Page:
The California Code of Civil Procedure 473 addresses a party’s right to amend a pleading filed in a court action.
The court has discretion on whether a party may add or remove the name of a party, or correct a mistake in a pleading. Additionally, the court may alter the time for response of the opposing party. The code also states the court has the right to allow an answer to be filed beyond the time a pleading stated. If an amendment to a pleading makes it necessary, the court may postpone a trial and require payments to an opposing party.
Subsection (b) of the code states:
- the court has the ability to relieve a party or their legal representative from a judgment, dismissal, order, or other proceeding against them due to the party or legal representative’s error or neglect.
- if seeking said relief, the code outlines the requirements for the request and how they shall be filed with the court, and the time span in which the request must be filed.
This code also concerns the procedure followed when an application for relief is made no more than six months after the judgment entry, and said application is accompanied by an attorney’s sworn affidavit testifying to their mistake, surprise or neglect.
According to the code:
- the court shall vacate any resulting default entered against the attorney’s client, or resulting default judgment or dismissal entered against the client, unless the court finds that the dismissal was not caused by the attorney’s mistake, surprise or neglect.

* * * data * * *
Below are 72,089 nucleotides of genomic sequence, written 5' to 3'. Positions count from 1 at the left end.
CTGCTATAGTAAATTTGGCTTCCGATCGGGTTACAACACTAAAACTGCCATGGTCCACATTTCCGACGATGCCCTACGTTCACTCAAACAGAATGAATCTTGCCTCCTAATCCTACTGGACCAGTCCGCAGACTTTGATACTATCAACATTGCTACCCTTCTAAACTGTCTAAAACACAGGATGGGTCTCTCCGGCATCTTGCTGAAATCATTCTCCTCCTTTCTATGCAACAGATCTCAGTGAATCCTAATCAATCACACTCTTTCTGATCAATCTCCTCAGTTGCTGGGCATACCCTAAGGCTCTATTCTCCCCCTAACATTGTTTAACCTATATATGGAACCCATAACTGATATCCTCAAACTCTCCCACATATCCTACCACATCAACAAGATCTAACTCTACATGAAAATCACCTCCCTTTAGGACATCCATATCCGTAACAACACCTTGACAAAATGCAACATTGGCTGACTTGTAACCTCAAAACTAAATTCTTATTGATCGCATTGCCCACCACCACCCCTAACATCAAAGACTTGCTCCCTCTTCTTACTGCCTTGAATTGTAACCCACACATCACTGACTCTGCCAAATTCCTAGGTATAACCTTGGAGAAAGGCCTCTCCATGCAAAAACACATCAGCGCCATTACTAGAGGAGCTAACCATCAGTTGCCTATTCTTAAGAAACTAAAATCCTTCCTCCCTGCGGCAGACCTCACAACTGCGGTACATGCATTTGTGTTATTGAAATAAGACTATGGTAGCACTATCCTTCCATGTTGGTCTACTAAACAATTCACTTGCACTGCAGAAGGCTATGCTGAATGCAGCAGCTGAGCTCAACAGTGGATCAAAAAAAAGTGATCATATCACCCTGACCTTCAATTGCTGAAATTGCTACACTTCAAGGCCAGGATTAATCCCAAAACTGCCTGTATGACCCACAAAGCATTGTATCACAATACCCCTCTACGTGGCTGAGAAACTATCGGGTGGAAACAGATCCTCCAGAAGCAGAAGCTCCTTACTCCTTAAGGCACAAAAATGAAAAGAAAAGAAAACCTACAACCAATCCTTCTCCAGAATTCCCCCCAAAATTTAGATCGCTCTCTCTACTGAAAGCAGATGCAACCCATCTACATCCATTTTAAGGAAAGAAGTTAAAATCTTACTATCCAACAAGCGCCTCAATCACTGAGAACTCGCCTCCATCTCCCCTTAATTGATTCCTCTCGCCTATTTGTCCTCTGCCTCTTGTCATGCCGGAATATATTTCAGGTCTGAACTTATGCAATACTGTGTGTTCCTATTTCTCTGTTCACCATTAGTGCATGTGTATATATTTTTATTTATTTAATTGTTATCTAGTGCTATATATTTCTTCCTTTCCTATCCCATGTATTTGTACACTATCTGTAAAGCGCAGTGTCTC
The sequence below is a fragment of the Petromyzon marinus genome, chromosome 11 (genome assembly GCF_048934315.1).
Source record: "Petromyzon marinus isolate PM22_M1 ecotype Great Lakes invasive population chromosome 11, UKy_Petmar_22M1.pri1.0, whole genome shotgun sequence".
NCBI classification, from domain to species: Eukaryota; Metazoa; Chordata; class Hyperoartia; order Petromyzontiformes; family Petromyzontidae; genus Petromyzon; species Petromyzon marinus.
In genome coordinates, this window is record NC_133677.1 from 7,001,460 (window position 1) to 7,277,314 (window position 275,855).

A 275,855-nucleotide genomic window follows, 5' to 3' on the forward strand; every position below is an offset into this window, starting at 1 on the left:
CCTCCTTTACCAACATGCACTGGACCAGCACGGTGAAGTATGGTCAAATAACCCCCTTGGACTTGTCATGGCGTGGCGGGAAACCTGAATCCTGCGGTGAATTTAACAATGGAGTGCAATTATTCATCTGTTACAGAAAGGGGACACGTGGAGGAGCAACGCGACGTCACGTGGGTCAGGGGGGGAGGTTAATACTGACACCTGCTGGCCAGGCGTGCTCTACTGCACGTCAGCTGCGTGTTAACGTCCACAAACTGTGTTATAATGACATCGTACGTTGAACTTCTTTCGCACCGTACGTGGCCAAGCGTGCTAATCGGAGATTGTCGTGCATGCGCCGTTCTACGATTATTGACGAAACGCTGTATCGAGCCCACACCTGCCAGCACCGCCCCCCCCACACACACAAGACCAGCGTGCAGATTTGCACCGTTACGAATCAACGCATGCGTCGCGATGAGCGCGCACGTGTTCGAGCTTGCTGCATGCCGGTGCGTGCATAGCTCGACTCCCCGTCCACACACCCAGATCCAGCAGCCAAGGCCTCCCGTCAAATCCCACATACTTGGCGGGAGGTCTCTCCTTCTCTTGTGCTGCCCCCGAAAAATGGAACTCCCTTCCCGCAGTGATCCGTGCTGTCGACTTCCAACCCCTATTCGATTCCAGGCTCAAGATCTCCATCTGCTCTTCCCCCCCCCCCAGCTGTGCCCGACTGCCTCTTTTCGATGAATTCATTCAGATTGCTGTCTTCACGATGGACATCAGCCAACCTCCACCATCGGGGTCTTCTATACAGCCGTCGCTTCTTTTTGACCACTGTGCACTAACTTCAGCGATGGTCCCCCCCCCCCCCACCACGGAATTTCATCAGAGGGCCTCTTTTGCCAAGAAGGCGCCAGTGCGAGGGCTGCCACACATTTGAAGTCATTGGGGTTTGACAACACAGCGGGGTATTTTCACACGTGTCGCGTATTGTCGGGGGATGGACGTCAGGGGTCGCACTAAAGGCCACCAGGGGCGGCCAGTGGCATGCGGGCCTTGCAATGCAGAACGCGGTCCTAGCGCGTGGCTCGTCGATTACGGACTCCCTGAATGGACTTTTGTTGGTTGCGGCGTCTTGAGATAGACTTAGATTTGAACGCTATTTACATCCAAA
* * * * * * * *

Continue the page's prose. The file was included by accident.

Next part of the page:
- the court shall direct the attorney to pay the reasonable court fees and costs to the opposing counsel or parties.
However, pursuant to Section 583.310, the code declares the time within which an action shall be brought will not be lengthened.
If a court grants relief from a default, default judgment or dismissal according to the provisions of this section, the court reserves the right to impose a penalty of $1,000.00 or less upon the offending attorney or party, direct that the attorney pay $1,000.00 or less to the State Bar Client Security Fund, or grant other relief it deems as appropriate.
When the court grants relief from a default or default judgment based upon the affidavit of the defaulting party’s attorney, the relief will not be made conditional upon the attorney’s payment of said fees or penalties imposed by the court. The court may also correct clerical mistakes when motion is made by the injured party or the court makes it motion to do so. The court may also set aside any void judgment or order upon motion of either party.